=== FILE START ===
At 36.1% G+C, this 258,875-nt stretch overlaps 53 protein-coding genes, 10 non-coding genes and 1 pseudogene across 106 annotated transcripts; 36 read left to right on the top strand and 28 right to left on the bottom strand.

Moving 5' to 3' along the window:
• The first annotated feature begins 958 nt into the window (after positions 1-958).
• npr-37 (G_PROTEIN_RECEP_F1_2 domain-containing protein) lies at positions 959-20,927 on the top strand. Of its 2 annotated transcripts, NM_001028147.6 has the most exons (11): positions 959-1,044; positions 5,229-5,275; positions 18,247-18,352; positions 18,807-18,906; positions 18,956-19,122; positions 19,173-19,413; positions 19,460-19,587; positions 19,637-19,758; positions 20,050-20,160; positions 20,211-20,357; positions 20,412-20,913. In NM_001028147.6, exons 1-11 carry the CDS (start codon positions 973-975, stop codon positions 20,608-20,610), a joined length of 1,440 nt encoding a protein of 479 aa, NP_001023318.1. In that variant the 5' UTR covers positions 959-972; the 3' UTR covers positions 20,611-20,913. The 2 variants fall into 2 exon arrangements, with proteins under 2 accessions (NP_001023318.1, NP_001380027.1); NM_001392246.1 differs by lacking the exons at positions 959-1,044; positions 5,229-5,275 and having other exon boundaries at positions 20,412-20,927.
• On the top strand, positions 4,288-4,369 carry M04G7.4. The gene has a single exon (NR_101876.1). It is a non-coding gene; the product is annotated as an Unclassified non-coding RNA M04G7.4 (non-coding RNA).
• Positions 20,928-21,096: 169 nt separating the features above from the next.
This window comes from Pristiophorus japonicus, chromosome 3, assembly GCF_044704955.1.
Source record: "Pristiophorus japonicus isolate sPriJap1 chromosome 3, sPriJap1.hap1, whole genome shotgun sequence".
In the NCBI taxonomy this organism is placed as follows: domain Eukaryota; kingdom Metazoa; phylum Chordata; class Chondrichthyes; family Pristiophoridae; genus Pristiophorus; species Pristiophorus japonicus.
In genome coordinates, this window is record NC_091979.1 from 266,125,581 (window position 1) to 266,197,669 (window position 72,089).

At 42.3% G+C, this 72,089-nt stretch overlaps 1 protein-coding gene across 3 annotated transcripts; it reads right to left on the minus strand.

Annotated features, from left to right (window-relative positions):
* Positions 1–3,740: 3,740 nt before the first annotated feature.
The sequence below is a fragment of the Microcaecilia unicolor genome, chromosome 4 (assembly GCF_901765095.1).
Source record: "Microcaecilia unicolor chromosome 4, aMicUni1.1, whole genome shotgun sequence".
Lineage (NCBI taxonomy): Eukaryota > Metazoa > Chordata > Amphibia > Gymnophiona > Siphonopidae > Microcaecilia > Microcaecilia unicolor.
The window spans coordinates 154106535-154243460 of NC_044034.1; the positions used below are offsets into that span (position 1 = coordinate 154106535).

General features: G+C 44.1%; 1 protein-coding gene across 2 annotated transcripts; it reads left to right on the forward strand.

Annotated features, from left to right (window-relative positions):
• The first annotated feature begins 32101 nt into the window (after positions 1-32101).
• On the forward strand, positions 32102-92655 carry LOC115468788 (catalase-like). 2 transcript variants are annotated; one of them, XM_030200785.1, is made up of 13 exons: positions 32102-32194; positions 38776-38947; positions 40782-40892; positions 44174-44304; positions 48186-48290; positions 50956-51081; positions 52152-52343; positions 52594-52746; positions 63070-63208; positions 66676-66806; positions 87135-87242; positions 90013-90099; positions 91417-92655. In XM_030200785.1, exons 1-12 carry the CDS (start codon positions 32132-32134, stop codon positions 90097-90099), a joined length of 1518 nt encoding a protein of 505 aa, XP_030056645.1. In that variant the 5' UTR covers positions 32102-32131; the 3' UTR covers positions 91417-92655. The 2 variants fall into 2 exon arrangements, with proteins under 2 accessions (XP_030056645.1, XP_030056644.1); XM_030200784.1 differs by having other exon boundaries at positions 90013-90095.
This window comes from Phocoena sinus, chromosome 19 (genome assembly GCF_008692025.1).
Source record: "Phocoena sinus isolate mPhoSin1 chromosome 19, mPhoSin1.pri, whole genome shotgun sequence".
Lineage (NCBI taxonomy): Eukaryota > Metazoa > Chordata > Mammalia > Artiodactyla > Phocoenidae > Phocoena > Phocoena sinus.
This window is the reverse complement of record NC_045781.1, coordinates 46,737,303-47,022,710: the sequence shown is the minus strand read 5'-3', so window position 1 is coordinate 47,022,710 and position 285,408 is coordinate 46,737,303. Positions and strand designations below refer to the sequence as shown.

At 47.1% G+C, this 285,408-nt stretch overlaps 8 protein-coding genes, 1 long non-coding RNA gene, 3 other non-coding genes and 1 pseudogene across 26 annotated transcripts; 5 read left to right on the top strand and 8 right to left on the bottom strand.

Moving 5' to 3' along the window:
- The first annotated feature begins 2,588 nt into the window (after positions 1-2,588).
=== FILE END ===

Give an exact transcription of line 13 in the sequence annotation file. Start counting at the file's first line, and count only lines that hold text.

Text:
* Positions 1–3,740: 3,740 nt before the first annotated feature.